This is one of my favorite movies and this is easily my favorite scene from it. I always come back to this, mainly I think because at the time I hadn't really seen something shot like it. I think it's just the repetition and the familiarity of the scene – somehow they took something that was so rote and ordinary for most people and made it special and artful. I think we're trying to take really ordinary, simple concepts that people are always thinking about and break them down and amplify them – this scene does that for me.

Jonathan and I talk about this scene a lot, I think it says something about the way we play guitar together. The sound design is amazing and very subtle, lot's of small compliments going on here that build tension. There's all lot of spatial awareness and repeating patterns that lock into this one, hypnotic scene. The resolution is really strange too, it's kind of after you think everything has come to a head – it's hinted at before it happens so it kind of fools you into thinking you've already had that experience. We try and play with perception and this is a good illustration of how.

Wire's influence looms large over a lot of what this band does but 154 was an especially pertinent influence on the way we approached this record, both sonically and structurally. It was the last one that I came around to out of the first three but I think now it's my favorite. It'd be nice to think we'll be able to continue to push ourselves and take chances like Wire. I feel like Damon took this one to heart when we were in the studio, he really experimented with his bass and how to get away from what he had done before. I credit him a lot with how some of these songs turned out, he really helped push Era into a new direction. Rockpalast was a German music show that has so many great guests and performances – pretty easy to find on youtube, check it out.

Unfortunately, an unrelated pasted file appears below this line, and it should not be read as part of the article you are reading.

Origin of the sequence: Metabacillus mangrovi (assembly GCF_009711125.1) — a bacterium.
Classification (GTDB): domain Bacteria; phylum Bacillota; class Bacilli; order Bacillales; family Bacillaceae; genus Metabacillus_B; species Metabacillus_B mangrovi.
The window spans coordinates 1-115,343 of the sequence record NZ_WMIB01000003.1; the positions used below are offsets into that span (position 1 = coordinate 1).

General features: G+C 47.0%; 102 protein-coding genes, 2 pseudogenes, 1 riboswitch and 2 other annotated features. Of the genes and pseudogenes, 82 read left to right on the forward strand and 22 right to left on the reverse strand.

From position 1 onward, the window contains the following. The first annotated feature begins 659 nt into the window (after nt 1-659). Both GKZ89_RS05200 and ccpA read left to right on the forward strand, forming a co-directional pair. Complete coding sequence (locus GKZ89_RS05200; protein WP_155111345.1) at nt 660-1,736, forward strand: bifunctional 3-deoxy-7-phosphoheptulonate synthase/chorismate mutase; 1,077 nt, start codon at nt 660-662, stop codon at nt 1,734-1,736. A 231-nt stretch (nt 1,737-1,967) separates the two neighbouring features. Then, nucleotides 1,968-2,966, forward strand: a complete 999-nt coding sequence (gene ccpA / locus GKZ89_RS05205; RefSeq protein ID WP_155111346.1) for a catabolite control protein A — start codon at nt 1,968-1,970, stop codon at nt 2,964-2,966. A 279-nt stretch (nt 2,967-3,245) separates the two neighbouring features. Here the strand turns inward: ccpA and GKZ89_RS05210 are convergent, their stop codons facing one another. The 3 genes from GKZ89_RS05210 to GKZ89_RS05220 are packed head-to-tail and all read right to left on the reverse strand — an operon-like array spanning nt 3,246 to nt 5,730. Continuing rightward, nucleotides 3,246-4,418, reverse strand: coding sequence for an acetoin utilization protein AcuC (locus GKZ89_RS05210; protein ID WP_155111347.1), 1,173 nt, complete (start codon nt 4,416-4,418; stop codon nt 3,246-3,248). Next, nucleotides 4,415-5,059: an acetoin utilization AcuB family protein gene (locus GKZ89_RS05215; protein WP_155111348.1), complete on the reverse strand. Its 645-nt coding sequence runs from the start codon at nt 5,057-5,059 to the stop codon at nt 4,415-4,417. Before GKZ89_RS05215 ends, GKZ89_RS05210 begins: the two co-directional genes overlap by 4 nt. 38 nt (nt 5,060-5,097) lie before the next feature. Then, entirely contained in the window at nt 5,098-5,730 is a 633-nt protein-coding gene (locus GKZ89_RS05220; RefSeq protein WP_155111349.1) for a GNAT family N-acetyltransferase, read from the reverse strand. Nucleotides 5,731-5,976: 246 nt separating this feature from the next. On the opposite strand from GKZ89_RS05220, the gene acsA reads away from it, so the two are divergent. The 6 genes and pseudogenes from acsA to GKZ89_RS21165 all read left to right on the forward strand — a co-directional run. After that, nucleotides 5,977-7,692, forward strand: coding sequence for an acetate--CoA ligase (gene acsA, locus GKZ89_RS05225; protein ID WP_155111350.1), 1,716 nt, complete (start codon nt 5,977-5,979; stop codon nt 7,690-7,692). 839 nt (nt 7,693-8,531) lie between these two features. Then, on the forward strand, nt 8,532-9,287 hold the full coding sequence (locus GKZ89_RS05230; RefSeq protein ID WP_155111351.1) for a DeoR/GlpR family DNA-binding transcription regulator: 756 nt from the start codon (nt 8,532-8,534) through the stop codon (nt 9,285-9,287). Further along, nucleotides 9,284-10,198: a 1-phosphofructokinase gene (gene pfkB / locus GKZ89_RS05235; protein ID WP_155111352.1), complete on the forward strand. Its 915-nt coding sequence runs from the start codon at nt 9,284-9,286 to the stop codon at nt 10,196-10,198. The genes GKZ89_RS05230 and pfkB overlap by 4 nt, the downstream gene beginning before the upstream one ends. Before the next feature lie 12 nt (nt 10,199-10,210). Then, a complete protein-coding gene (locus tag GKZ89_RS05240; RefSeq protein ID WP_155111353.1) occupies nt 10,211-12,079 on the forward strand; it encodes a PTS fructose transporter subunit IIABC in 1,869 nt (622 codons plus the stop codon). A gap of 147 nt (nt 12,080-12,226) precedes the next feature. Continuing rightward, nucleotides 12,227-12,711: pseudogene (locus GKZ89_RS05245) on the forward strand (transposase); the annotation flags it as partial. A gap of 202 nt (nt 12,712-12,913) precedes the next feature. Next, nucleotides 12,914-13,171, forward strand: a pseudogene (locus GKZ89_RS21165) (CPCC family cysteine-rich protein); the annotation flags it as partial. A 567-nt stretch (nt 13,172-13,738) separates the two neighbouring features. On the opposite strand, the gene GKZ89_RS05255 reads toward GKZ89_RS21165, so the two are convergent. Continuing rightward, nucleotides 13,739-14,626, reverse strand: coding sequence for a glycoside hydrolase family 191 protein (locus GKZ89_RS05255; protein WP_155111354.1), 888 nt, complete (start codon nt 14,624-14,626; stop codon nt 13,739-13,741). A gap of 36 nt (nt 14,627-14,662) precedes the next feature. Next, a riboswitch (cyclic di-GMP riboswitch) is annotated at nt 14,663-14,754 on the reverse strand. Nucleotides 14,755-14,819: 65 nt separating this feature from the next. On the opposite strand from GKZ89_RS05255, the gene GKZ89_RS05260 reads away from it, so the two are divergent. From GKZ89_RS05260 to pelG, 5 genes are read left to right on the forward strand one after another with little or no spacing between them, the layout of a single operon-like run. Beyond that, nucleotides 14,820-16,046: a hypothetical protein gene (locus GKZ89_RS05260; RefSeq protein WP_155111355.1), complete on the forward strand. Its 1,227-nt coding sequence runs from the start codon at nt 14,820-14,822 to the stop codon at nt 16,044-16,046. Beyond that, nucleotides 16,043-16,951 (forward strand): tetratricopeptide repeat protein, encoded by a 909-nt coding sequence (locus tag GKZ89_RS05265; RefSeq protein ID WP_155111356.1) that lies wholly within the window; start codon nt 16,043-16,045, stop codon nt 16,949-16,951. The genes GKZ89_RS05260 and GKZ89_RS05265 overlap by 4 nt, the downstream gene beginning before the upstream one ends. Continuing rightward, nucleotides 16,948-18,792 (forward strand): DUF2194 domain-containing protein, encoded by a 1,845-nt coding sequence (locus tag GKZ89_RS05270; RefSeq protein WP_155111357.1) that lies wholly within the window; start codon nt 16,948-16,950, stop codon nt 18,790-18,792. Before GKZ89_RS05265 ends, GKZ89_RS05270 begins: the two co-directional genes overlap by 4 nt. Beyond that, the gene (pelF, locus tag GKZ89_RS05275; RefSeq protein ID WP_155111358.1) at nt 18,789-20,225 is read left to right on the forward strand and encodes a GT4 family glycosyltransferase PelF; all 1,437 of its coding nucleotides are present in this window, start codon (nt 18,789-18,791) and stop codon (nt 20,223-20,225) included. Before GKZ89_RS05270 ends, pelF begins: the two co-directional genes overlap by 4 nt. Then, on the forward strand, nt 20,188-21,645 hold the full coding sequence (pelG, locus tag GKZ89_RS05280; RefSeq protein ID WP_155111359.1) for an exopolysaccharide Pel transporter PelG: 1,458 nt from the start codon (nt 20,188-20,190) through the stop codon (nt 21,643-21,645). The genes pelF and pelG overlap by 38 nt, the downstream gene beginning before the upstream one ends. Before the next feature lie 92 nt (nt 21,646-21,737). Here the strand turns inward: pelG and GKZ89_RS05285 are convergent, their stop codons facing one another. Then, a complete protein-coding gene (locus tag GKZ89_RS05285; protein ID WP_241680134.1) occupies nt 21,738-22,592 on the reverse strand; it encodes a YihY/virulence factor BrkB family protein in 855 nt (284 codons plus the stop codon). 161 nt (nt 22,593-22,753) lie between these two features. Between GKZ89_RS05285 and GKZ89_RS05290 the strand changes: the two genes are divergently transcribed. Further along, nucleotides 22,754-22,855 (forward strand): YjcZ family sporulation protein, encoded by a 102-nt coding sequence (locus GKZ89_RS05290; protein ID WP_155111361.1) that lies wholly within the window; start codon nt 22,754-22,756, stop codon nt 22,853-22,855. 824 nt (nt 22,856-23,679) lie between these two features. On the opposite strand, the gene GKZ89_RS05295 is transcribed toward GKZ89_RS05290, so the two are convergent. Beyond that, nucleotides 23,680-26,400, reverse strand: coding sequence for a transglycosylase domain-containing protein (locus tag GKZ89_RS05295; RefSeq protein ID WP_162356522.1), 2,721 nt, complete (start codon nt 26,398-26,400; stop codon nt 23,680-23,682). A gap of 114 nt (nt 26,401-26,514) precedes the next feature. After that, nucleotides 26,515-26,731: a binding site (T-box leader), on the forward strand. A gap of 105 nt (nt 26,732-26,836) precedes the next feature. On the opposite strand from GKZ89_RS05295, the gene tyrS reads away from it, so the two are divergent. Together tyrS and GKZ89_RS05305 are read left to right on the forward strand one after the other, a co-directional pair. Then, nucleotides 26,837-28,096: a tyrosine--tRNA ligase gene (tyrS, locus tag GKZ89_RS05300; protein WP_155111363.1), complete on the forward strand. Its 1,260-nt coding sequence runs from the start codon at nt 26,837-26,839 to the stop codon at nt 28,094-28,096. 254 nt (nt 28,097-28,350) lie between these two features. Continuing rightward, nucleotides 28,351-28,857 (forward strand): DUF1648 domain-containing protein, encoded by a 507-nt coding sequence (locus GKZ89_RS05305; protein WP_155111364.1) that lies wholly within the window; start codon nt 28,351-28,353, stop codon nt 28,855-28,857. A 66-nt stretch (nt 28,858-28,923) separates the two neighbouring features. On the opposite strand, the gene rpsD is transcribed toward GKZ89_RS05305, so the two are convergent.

Lot's of credit goes to the artists (as it should) of Factory Records but two of the things that constantly influence me are Tony and Peter. Between Tony's recklessness for principle and presentation to Peter's minimalist and understated art I can't imagine making an album like Era without their guidance. They are definitely the two most eloquent speakers on the art of punk. Plus – Chicago and Manchester are spirituality connected. The first link is a quickie on ethos and the second is the first of a 9 or 10 part BBC doc on the label. Both are worth watching to get a glimpse into the respect and the recklessness that went into creating the monument that was Factory records.

I remember bringing home Ege Bamyasi on recommendation from a friend and really getting lost in it. That was my entry into CAN and I've been using them as a guide ever since. This is the documentary that came with the box set (from early 2000's I think?). A lot of people were hearing CAN at that time that had only known their influence but not the source material. This is a great way to get an overview of a band that is more responsible for the current state of music than a lot of people think. They are such a great example of what happens when a group is greater than the sum of it's parts – music that can only be made by the combination of personalities and people involved.

Fugazi changed my life, it sounds kinda funny but it's true. They were the influence that guided me into punk and experimental music. I'd never even considered music that spoke about current issues or was grounded in some sort of ethic or standard before I'd heard them. It came at the perfect time (around 13 or 14) when those idea's could really take hold. They also were my introduction to label culture and the trust you blindly give labels to be consistent. 90's era Dischord was huge for me – Jawbox, Shudder to Think, Circus Lupus, Slant 6, the Warmers – those really shaped me and introduced me to so many new bands and ideas. I hope Era will be remembered as our “Steady Diet of Nothing”.